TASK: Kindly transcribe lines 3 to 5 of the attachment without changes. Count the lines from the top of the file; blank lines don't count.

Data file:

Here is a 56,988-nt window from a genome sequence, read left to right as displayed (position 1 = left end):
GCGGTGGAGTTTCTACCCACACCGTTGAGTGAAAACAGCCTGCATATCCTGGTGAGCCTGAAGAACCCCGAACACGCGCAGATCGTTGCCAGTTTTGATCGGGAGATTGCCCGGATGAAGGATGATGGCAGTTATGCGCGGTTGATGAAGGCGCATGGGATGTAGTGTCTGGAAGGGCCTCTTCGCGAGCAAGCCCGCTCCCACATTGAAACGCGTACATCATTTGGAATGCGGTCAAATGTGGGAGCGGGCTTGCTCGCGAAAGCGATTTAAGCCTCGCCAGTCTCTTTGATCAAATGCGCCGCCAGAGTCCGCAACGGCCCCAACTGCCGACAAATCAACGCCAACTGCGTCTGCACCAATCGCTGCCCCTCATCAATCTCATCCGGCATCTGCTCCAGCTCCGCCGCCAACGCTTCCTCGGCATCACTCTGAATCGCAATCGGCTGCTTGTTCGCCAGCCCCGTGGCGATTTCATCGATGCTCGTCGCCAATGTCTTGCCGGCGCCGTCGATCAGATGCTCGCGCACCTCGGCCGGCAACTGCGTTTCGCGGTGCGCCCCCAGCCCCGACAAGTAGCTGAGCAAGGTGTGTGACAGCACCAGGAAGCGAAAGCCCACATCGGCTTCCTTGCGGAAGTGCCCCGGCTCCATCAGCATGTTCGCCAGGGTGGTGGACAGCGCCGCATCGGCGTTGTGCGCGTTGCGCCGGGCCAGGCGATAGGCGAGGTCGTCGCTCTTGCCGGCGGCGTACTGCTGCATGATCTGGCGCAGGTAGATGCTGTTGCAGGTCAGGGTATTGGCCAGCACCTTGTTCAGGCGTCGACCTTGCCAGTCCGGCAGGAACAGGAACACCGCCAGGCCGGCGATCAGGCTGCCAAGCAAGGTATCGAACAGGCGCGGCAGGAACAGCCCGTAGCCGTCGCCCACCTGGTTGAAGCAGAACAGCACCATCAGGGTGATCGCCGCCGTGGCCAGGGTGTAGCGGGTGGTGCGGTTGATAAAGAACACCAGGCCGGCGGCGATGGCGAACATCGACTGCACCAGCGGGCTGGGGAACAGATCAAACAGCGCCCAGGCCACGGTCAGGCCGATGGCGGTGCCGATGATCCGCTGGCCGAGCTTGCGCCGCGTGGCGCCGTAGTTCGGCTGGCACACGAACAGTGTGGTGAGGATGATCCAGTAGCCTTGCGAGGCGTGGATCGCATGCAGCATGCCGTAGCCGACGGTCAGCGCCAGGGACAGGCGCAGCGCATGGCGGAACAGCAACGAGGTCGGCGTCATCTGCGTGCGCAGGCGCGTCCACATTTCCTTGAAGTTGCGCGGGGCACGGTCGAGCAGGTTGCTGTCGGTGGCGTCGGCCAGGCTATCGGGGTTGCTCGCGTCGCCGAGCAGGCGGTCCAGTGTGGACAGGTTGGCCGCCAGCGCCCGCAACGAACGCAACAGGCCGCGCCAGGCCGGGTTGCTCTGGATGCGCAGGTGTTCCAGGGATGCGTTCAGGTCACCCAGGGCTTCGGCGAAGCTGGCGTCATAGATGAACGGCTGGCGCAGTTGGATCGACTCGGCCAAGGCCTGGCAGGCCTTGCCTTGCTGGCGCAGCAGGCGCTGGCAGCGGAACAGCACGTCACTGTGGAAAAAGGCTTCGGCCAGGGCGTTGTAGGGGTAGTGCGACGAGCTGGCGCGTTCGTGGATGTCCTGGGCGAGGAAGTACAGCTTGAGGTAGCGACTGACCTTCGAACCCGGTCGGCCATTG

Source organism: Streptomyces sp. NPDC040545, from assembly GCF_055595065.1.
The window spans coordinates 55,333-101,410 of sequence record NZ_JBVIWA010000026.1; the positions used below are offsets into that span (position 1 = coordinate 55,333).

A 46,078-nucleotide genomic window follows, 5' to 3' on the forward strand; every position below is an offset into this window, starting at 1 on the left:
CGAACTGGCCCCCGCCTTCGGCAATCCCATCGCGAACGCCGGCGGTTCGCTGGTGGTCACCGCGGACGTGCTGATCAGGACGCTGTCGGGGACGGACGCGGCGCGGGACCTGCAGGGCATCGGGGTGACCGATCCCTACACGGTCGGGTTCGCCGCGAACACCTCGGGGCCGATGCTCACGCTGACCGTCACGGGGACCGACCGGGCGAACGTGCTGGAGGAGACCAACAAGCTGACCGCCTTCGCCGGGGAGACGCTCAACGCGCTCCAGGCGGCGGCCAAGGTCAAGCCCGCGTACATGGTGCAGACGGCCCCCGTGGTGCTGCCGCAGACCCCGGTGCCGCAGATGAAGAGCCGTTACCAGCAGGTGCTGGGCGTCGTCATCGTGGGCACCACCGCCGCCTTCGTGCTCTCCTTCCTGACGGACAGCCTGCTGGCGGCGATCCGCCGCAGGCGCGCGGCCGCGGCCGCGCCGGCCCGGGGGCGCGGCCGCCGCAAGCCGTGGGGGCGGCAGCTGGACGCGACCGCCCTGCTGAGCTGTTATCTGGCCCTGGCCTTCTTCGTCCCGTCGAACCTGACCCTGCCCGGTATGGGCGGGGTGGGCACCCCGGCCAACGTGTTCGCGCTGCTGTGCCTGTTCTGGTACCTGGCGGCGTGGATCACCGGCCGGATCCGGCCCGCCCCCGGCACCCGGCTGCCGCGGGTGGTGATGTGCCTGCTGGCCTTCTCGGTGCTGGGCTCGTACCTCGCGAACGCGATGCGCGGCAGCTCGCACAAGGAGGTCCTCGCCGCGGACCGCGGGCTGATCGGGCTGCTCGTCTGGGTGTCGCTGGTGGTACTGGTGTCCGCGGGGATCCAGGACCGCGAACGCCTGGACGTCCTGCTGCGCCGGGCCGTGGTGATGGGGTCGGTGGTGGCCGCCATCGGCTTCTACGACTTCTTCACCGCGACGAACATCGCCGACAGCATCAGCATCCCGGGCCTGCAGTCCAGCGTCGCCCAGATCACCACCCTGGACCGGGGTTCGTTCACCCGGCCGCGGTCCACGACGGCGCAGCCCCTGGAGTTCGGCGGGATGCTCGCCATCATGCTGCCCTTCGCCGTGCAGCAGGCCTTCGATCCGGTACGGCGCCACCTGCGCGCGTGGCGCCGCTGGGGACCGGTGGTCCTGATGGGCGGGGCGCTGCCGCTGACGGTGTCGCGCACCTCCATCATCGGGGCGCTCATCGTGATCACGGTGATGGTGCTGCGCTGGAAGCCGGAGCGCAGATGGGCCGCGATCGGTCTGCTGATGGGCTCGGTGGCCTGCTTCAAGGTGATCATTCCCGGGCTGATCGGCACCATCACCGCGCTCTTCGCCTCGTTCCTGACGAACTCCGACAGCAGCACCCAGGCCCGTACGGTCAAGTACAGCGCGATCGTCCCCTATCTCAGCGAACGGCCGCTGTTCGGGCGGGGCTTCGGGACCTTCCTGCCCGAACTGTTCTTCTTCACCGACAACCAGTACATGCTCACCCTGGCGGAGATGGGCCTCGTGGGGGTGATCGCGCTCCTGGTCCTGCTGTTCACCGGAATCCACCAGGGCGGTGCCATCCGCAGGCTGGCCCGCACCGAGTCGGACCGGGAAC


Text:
Source organism: Streptomyces sp. NPDC040545, from assembly GCF_055595065.1.
The window spans coordinates 55,333-101,410 of sequence record NZ_JBVIWA010000026.1; the positions used below are offsets into that span (position 1 = coordinate 55,333).

A 46,078-nucleotide genomic window follows, 5' to 3' on the forward strand; every position below is an offset into this window, starting at 1 on the left: